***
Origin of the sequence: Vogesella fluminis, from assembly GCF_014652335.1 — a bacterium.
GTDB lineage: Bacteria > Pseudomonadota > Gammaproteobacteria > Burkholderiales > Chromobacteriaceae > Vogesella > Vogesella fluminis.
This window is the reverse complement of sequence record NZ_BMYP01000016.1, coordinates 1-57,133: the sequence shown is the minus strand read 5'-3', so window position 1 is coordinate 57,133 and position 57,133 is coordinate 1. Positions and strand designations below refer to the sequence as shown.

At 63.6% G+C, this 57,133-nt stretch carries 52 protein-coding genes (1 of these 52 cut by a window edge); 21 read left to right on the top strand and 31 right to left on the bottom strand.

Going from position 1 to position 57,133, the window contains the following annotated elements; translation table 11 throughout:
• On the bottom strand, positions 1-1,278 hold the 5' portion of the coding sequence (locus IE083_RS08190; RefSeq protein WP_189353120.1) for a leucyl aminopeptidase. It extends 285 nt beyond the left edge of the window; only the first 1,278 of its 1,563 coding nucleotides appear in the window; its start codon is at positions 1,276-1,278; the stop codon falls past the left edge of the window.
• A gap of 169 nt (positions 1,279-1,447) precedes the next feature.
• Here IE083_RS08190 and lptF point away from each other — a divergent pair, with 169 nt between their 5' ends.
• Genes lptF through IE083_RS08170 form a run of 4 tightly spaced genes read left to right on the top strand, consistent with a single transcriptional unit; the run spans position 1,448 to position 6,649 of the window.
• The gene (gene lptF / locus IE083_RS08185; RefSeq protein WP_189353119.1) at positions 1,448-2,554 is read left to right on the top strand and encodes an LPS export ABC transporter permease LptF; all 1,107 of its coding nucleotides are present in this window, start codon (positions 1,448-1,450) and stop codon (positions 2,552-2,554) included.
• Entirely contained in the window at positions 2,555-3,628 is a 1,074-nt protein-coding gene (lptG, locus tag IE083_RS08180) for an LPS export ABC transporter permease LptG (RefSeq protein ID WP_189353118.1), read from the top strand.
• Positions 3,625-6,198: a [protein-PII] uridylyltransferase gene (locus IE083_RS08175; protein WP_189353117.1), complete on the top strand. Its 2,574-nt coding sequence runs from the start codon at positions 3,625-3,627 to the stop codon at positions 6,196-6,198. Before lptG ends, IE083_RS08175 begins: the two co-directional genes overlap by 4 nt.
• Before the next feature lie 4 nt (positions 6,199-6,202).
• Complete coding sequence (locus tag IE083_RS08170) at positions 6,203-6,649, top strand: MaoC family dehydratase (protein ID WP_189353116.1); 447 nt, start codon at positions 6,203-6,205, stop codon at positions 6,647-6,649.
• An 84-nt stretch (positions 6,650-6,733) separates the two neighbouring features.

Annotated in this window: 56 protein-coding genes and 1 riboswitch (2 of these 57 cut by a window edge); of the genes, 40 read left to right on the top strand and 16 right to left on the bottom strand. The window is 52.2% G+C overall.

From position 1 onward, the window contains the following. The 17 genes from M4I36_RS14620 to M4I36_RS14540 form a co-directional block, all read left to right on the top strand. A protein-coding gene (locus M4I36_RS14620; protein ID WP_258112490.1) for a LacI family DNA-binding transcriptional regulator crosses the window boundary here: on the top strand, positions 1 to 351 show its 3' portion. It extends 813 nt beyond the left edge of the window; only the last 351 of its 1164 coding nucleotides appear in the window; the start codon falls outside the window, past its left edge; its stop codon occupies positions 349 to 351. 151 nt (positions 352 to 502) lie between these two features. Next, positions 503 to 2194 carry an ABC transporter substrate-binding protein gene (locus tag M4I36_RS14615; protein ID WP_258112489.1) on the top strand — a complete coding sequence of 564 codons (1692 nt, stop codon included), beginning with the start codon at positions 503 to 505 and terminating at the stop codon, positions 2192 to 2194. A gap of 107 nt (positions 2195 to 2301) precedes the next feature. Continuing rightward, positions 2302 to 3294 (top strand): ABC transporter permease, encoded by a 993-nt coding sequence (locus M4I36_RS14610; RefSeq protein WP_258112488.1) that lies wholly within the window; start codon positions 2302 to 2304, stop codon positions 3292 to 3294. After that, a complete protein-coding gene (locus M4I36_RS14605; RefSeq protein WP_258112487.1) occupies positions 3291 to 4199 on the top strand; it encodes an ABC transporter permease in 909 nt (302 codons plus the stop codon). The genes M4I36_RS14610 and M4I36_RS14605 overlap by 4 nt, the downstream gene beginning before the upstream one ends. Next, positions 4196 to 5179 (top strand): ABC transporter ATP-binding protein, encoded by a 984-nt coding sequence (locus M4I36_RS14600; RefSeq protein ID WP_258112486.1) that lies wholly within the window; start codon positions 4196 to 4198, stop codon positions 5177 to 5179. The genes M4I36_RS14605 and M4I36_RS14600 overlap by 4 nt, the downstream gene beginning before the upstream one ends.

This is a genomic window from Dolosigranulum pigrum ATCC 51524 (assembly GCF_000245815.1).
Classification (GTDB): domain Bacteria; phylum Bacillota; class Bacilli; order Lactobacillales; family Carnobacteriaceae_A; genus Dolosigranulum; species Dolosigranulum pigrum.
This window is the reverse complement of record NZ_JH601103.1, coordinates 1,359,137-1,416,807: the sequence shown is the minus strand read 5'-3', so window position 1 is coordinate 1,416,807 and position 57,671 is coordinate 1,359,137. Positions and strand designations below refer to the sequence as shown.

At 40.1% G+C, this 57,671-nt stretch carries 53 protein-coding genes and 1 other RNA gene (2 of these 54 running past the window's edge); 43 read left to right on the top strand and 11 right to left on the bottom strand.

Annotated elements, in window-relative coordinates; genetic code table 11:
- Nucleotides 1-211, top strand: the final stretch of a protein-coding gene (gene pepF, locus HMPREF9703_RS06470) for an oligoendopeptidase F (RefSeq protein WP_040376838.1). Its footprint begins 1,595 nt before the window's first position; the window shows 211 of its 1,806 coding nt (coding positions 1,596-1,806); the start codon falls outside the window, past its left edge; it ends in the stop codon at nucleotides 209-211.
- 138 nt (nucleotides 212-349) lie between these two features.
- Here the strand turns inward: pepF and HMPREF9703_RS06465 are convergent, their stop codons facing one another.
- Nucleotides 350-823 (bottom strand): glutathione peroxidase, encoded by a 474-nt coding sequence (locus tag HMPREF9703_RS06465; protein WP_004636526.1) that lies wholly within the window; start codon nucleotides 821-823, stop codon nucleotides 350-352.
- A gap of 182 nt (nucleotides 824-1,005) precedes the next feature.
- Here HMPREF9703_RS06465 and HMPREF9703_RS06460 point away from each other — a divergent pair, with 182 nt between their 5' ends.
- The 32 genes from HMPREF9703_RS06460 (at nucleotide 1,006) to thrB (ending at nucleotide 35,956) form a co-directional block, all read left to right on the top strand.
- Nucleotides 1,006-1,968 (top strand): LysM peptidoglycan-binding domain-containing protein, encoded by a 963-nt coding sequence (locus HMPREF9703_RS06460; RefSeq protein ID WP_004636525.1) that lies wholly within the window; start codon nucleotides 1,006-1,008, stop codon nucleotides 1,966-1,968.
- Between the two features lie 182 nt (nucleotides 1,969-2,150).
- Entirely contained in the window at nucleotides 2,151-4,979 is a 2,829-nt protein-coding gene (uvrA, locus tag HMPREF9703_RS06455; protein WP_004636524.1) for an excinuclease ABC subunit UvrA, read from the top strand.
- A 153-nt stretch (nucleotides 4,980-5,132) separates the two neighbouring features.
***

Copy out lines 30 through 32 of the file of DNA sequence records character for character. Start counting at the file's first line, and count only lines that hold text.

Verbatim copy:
- Nucleotides 1,006-1,968 (top strand): LysM peptidoglycan-binding domain-containing protein, encoded by a 963-nt coding sequence (locus HMPREF9703_RS06460; RefSeq protein ID WP_004636525.1) that lies wholly within the window; start codon nucleotides 1,006-1,008, stop codon nucleotides 1,966-1,968.
- Between the two features lie 182 nt (nucleotides 1,969-2,150).
- Entirely contained in the window at nucleotides 2,151-4,979 is a 2,829-nt protein-coding gene (uvrA, locus tag HMPREF9703_RS06455; protein WP_004636524.1) for an excinuclease ABC subunit UvrA, read from the top strand.